It is only a matter of time until IM becomes an obligatory communication modality for academic service providers. If the culture has moved to adopt technology in commerce, in industry, in recreation, and in daily life, higher education may be legitimately slow to react, but react it must.
While IM is relatively new to the educational environment, IM is seen as having many uses affording benefits to both educators and students. Uses of IM within educational settings: Virtual office hours, remote guest speakers, collaborative work groups, class discussions, lectures, mentoring/buddies, recruiting and admissions, library consultations, etc.
Benefits of IM in educational settings:

  • Heightened Social Presence especially for distance/remote students
  • Available and functional actively used and accepted by millions
  • Provides increased collaborative opportunities
  • Connect from anywhere home, office, mobile...

IM in education is not without its drawbacks this is where the potential faculty nightmare? lies:

  • Growing expectation of ubiquitous instructor access
  • Adds more time to faculty workload
  • Time Online!
  • Time Consuming!
  • Time Commitment!
  • Time!!!"

7) ePortfoliosAuthor: George Siemens
"Definitions of eportfolios vary, but generally include the notion of a digital resource (personal artifacts, instructor comments) demonstrating growth, allowing for flexible expression (i.e. customized folders and site areas to meet the skill requirements of a particular job), and permitting access to varied interested parties (parents, potential employers, fellow learners, and instructors)...

Eportfolios offer many benefits for learners as they seek to create and reflect on life experiences.

  • Personal knowledge management
  • History of development and growth
  • Planning/goal setting tool
  • Assist learners in making connections between learning experiences.
  • Provide the metacognitive elements needed to assist learners in planning future learning needs based on previous successes and failures.
  • Personal control of learning history.

Faculty members also benefit from the use of eportfolios:

  • Means to share content with others faculty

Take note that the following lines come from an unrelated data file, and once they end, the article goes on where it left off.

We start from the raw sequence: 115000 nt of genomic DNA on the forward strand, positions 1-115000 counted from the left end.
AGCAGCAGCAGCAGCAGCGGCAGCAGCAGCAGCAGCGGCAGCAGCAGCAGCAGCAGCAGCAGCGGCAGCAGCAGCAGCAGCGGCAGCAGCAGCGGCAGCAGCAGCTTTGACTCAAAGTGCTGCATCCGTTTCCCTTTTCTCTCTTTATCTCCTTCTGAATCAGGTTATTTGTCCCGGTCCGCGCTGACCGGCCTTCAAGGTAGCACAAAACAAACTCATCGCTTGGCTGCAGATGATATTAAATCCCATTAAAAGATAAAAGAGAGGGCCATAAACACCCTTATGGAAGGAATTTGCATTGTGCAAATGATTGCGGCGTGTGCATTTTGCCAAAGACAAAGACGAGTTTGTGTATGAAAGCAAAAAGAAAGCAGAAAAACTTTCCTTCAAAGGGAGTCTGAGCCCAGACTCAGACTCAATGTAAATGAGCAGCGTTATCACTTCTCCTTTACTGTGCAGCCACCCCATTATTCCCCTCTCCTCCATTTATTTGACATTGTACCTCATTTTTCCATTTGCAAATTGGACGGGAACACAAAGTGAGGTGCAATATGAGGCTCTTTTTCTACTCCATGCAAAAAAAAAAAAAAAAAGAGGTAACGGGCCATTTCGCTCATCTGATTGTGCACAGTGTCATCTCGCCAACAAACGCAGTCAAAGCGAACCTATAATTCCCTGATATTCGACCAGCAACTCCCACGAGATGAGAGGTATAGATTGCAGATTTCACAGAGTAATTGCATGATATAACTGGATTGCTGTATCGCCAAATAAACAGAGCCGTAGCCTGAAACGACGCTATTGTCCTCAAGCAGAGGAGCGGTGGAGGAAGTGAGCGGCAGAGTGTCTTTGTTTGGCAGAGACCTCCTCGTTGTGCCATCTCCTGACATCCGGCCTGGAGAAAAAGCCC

• Move to more authentic assessment (as opposed to testing)
  • Preparing learners for life-long learning
  • Create an assessment-trail that is centralized and under leaner control

Institutions also experience direct value in initiating eportfolio use in learning:

  • Providing value for learners by allowing personal control
  • Contribute to the development of a more permanent role in the lives of learners (i.e. education is not viewed as a 2-4 year relationship, but rather a life-long relationship)."

Author: Dr. Richard M. ReisURL:
"The DOs of Online Learning (Extracted highlights):"How should students go about establishing a good instructor/student relationship with you?" Many instructors mentioned the points covered above: read the syllabus, understand the course software, make sure you have your textbook and other materials, and make sure your email is working. In addition, they mentioned things such as "communicate, put forth a good effort, show an interest in the course and in your fellow students, ask questions if you don't understand something, and be courteous."

The DON'Ts of Online Learning: I asked online instructors for their pet peeves regarding online students. As with what instructors appreciate, the things they don't appreciate are quite specific. They include:

  • Not reading syllabus, instructor messages, email, course materials, questions already addressed
  • Late work and not following directions
  • Causing a lot of off-topic discussion or one-line replies such as "I agree"
  • Negative comments on discussion boards and rudeness
  • Email with no name or course number (who is
  • Students who don't participate
  • Not correcting work after feedback

In addition, it highlights the main concerns of online instructors, which are communication and plagiarism. The article also includes some great additional comments by online instructors worth reading.

9) Teaching and learning online with wikisAuthors: Naomi Augar, Ruth Raitman and Wanlei ZhouURL:
"Wikis are fully editable websites; any user can read or add content to a wiki site. This functionality means that wikis are an excellent tool for collaboration in an online environment. This paper presents wikis as a useful tool for facilitating online education. Basic wiki functionality is outlined and different wikis are reviewed to highlight the features that make them a valuable technology for teaching and learning online. Finally, the paper discuses a wiki project underway at Deakin University. This project uses a wiki to host an icebreaker exercise which aims to facilitate ongoing interaction between members of online learning groups. Wiki projects undertaken in America are outlined and future wiki research plans are also discussed. These wiki projects illustrate how e-learning practitioners can and are moving beyond their comfort zone by using wikis to enhance the process of teaching and learning online...

...Additional features such as authentication and tracking are required for wikis to be suitable for teaching and learning online. Authentication enables all wiki edits to be traced back to the author, enabling the assessment process. Tracking helps to secure wiki content against possible misuse and intentional deletions... This project illustrated how e-learning practitioners can use wiki technology to enhance social interaction amongst students online. However, wikis can also be used for the dissemination of information to the student body, for building information repositories or for the collaborative production of documents. Wikis are freely available, reliable and relatively easy to use..." Example: WIKIPEDIA